Birch’s willingness to bring his whole self to the golf course has been enlightening for Merritt.

“Where I grew up in a middle-of-nowhere farm community in southern Idaho, we didn’t have any kind of rap or hip-hop,” said Merritt, who is 35. “We listened to country music and some Latin music because of our Mexican population. Meeting someone from College Park, Georgia, who mixes golf, art and hip-hop the way Wayne does was new to me. What he’s done to try to change the narrative on what trap means is pretty cool.”

Birch’s connection to his Atlanta roots with trap music has carried over into Trap Golf, an apparel company that he owns with Aaron Munn and Roger Steele. The apparel branding, which couples the name of the company with art and hip-hop themes such as a T-shirt embossed with a sketch of a boombox resting on a golf tee, blends streetwear with golf. “Golf Is Dope” is one of their popular slogans. Another says “Golf, Art & Hip Hop.” The messages are simple and declarative, but deeply complex, controversial and reflective of the intersecting themes that make Birch one of the most interesting figures in the world of golf. For Birch, who savors his time as physical education teacher, recasting the meaning of trap is his favorite lesson.

“People have criticized us for glorifying the trap lifestyle of drugs and violence,” Birch said. “But we’re trying to change the negative image of trap in our communities. A lot of the kids want to be trappers because they hear it in the music. We want to show them that they can use that hustle they see in the street for positive purposes.”

Wayne Birch (left) merged his love of trap music and golf into an apparel company he owns with Roger Steele (center) and Aaron Munn (right) in Warner Robins, Georgia.

Wayne Birch

One of Trap Golf’s short videos features a 1984 Box Chevy on 26-inch rims, a Chevy C-10 on 26-inch rims and a 1986 Cutlass on 24-inch rims. “When the kids see that we hope, they say, ‘Those Trap Golf boys drive the same cars as the dope boys, but they aren’t going to jail. They are on the golf course having fun and don’t have to worry about getting shot or the police stopping them.’ ”

Trap isn’t the only legacy important to Birch. He is a caretaker of the legacy of the Black caddie, who was once a ubiquitous presence in major championships such as the Masters and the U.S. Open and regular PGA Tour events. Birch and Reynolds Robinson, who works for Joseph Bramlett, are currently the only two full-time Black caddies on tour. Once tour caddies were mostly working-class men who started looping for quarters when they were kids. Now almost all of them at the top levels of the game are mostly white and former players, college graduates or close friends of the men they work for. In the old days before the money was big, a player might pick up a local caddie in the parking lot at a tournament.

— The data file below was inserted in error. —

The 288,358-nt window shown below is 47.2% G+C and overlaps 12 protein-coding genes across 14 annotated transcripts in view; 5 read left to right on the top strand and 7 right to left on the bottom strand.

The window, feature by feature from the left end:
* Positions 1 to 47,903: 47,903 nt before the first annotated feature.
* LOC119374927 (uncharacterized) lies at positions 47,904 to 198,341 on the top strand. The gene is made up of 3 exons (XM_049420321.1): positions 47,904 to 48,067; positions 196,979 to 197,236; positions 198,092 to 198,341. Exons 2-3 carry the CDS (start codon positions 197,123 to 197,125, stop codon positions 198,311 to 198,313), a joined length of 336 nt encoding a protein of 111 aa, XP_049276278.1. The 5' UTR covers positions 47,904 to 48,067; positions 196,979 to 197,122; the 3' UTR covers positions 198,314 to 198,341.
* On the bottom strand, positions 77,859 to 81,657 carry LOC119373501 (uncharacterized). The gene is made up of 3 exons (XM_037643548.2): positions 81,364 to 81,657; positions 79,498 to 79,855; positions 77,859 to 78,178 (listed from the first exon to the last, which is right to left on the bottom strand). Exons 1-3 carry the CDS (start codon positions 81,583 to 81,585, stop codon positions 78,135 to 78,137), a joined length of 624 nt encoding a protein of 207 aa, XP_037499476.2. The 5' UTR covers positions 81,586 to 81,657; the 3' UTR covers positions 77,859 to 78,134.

For the last decade or so, Zack Rasego, a South African, has been one of the most visible Black caddies in the game. In 2010, Rasego was on the bag for his fellow countryman Louis Oosthuizen when he won the Open Championship at St. Andrews by seven shots over Lee Westwood. Three years later, Rasego helped Branden Grace to four wins on the European Tour, earning the Caddie of the Year Award in Europe. Yet now he doesn’t have a full-time job on the PGA Tour.

Rasego has been an important mentor to Birch. Richard “Jelly” Hansberry, a former tour caddie who works for CBS Sports, has also schooled Birch on the nuances of the job and life on tour. When Birch first came out on tour with Loupe in 2015, Tommy Bennett was still caddying on tour. At his first tournament, Birch walked the course with Bennett, who grew up caddying at Augusta National and caddied for Woods in 1995 at his first Masters Tournament. “I take a little bit from all those guys,” Birch said. “They taught me a lot about how to do my job and also about just how to carry myself out here as a Black caddie.”

Birch’s dream is to caddie at the Masters and win the tournament. “I want to win the Masters for all those Black caddies who didn’t have a chance to win after 1982 when players were allowed to bring their tour caddies,” Birch said. “I want to let them know how much I appreciated what they brought to the game.”

This week at Torrey Pines, Birch will have a chance to win a major championship with Merritt. Long ago, he earned the nickname “Wayne-O-Draino” for his putting prowess and excellent ability to read greens. Merritt will call him in when he needs another set of eyes. But Birch will not lean fully on his own understanding. He’ll pray every day before each round. Lord let us play good. If we make a mistake, let us bounce back from it. No matter what fate holds for his golfer at Torrey Pines, Birch is Trap Golf, a Black man who has become an elite and well-respected caddie by combining the vigor, creativity and tenacity of his favorite rappers with an unwavering love for golf.

On late Monday afternoon after walking the South Course with Merritt for nine holes, Birch was back out on the course looking for yardages on sprinkler heads in the deep rough off 4th fairway with the Pacific Ocean to his left. If Merritt hit his driver in this rough during the tournament, Birch reckoned, he would have the data that might save his boss a shot that could be the difference between him making the cut or winning the tournament. “Vaccine” off the new Migos album Culture III is pumping out of his AirPods. All around him are people working. The grounds crew is cutting the rough. Other caddies are on the course filling up their yardage books. The place is ablaze with anticipation of the start of the year’s second major championship. Birch is in heaven. He says, “Everybody is trapping!”

Farrell Evans has written about the intersection of race and sports for many publications including Sports Illustrated, Golf Magazine, GQ, The Oxford American, Bleacher Report, ESPN.com and Andscape, where he writes regularly about golf.